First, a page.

During the past five years, the real driver of the world economy has been Asia, accounting for over half of the world's growth since 2001. On the other hand, during the same period, the United States accounted for only 13% of global real GDP growth, using purchasing-power-parity (PPP). Even in current dollar terms, Asia's 21% contribution to the increase in world GDP growth exceeded the 19% contribution from the US.
Contrary to the consensus view, the bulk of Asia's economic-growth has been driven, not by exports to the United States, but by domestic demand. In fact, Asian domestic demand (consumption and investment) has been responsible for a big chunk of the region's economic growth in the past year. This holds especially true in China, India, Malaysia, Japan and Indonesia. In direct contrast, growth in Taiwan, Hong Kong and Singapore has been largely export-driven, so an economic slowdown in the United States is likely to affect these economies a lot more than the rest of Asia.
For some bizarre reason, the majority of 'experts'
interviewed on the financial media often blame the Chinese for being too frugal and not spending enough.
However, closer inspection reveals that domestic demand has been robust.
In China, over the past decade, real consumer spending has been growing at a blistering pace of 10% per annum - the fastest in the world and much faster than in the United States. Moreover, the savings of Chinese households have in fact fallen from 20% to 16% of GDP over the past decade. Despite rapid consumption-growth, the reason why the Chinese savings rate is so high (close to 50%) is due to the fact that the Chinese companies have been hoarding a big slice of their corporate profits.
Furthermore, it is not only the Chinese who have increased their consumption. Excluding China and India, Asian household savings have fallen sharply, from 15% of GDP in the late 1980's to 8% today.
Today, several economists believe that a slowdown in United States consumer spending will destabilize the global economy and cause the prices of commodities to crash. I tend to disagree with this view since there is sufficient evidence that America's importance in the global economy is diminishing. Over the past five years, America's share of Asia's total exports has fallen from 25% to 20% as regional trade has boomed and supported the economy. It is interesting to note that both South Korea and Japan already export more to Greater China (China, Taiwan and Hong Kong) than they do to the United States.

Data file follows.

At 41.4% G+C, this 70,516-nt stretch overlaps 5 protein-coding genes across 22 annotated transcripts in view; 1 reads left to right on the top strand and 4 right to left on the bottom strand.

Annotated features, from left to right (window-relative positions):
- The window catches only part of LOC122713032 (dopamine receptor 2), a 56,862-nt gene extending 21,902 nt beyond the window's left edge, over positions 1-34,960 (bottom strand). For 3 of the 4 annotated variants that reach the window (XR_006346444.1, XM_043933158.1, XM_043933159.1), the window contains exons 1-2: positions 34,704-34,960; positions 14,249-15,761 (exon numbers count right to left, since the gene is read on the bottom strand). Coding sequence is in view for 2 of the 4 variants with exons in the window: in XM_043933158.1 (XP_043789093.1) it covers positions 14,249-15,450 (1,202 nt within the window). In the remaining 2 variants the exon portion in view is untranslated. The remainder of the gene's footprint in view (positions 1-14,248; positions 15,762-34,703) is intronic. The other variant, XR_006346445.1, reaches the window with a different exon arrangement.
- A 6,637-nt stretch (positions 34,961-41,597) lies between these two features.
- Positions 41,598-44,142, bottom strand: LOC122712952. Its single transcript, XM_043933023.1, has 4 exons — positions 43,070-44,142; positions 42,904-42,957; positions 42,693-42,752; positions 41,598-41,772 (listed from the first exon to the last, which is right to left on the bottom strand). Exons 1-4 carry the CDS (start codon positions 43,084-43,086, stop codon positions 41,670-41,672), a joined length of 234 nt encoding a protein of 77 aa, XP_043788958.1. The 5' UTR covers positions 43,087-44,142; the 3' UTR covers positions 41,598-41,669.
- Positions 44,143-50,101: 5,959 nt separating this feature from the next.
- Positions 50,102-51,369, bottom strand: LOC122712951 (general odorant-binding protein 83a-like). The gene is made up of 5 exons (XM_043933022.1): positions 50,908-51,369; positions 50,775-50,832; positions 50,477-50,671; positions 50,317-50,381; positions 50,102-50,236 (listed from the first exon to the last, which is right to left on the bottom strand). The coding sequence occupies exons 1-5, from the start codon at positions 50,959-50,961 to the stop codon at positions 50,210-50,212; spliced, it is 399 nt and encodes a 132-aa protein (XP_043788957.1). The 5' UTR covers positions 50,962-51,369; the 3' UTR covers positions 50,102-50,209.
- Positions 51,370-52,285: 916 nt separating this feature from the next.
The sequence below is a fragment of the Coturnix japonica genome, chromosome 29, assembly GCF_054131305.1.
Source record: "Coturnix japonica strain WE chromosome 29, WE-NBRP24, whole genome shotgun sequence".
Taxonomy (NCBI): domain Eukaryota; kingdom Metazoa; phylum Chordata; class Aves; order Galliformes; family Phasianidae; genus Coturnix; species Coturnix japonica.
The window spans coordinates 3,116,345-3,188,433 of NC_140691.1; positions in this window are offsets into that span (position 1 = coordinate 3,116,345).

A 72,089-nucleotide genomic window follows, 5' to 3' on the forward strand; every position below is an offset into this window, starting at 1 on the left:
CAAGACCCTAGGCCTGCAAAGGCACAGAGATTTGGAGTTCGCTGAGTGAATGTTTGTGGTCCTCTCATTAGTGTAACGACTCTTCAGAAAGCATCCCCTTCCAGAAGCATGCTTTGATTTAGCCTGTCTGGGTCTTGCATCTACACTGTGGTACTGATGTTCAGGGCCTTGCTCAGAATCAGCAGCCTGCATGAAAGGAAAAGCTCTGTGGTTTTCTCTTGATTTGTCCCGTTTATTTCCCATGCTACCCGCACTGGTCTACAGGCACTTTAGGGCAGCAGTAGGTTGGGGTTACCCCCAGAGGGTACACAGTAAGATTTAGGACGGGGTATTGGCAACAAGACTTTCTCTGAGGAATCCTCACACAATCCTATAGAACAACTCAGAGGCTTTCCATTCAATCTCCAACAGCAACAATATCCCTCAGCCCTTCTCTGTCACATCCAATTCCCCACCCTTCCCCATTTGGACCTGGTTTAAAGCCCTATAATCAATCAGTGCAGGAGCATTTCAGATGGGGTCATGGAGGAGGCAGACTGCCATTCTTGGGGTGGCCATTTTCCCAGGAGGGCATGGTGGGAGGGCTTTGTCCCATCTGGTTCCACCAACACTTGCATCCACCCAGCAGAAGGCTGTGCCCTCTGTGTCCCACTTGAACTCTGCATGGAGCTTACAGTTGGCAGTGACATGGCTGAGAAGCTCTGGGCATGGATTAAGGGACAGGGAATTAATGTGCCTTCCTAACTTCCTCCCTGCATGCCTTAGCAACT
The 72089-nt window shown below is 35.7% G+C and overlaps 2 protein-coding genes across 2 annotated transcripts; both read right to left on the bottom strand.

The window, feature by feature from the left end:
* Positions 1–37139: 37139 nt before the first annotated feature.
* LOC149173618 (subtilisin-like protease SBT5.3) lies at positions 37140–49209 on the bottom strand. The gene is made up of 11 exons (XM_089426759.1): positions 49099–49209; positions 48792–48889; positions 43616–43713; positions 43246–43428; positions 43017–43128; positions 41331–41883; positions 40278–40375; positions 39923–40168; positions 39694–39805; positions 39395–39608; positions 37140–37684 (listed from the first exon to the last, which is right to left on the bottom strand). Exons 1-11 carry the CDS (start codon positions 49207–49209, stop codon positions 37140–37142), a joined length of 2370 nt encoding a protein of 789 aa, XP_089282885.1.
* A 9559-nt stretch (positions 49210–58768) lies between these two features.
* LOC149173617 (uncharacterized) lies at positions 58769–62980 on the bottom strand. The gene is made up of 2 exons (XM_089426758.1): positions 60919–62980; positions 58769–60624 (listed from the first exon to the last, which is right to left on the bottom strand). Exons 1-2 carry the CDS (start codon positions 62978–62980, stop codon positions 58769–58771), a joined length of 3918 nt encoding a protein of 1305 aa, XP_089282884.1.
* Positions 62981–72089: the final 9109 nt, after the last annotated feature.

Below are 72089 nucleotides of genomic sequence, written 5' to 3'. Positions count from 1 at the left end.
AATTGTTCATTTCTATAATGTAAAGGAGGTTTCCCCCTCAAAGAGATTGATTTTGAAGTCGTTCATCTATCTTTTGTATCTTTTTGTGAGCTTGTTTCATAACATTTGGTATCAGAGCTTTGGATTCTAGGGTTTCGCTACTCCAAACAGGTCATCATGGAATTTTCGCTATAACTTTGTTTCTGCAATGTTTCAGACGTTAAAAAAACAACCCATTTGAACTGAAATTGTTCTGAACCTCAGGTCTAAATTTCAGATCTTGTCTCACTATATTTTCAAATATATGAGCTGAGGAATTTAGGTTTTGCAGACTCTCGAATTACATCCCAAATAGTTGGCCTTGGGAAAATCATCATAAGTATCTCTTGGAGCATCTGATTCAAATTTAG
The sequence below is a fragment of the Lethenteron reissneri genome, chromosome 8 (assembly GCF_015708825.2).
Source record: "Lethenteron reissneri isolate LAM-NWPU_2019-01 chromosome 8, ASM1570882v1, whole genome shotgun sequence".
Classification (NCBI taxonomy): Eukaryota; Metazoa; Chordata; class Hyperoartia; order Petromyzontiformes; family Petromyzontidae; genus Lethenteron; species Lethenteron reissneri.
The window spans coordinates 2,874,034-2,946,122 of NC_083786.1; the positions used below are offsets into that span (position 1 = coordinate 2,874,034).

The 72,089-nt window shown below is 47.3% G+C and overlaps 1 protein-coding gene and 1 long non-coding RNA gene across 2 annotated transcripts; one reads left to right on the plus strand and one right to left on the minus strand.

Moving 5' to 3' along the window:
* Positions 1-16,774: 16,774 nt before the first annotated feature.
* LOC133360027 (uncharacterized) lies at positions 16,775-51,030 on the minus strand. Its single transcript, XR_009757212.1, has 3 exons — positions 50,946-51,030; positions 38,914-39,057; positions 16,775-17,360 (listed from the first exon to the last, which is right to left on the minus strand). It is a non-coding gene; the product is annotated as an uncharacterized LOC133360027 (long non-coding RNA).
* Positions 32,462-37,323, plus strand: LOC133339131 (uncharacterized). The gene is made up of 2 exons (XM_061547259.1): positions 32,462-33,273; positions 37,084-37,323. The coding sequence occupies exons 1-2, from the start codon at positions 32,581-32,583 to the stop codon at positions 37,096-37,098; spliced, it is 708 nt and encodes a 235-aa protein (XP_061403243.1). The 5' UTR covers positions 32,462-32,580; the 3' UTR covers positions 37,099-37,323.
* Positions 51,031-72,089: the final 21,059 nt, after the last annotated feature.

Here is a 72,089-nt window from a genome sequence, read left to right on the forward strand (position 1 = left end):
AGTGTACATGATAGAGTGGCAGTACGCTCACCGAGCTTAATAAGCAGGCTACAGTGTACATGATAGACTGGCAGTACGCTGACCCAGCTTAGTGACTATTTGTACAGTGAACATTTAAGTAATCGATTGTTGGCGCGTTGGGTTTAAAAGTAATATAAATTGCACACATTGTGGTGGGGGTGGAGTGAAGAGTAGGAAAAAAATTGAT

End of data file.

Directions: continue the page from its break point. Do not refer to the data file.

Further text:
At present, household debt levels in China and India are extremely low compared to the developed nations, and this is another reason to be optimistic about commodities. In China, consumer debt represents only 12% of GDP, which is miniscule when compared to the more developed nations in Asia. In the future, when the Chinese banking system matures and credit becomes more easily available, I expect a big surge in Chinese consumption.
Today, per-capita consumption levels in emerging-Asia are extremely low and expected to rise significantly in the years ahead. This transformation will continue to have a profound impact on the prices of commodities.
Global monetary inflation
Furthermore, on the monetary front, central banks continue to create inflation through money-supply and credit growth. As long as paper currencies are inflated, their value will continue to diminish against hard, tangible assets whose supply can't be increased at the same blistering pace: thereby causing the prices of commodities to appreciate.
Based on the above factors, and considering that the public hasn't even really started investing in commodities, I conclude that the natural resources bull is alive and well. The recent correction in this sector seems to be over and now is the time to load up on precious metals, base metals and energy.
By Puru Saxena for The Daily Reckoning. You can read more from Puru and many others at www.dailyreckoning.co.uk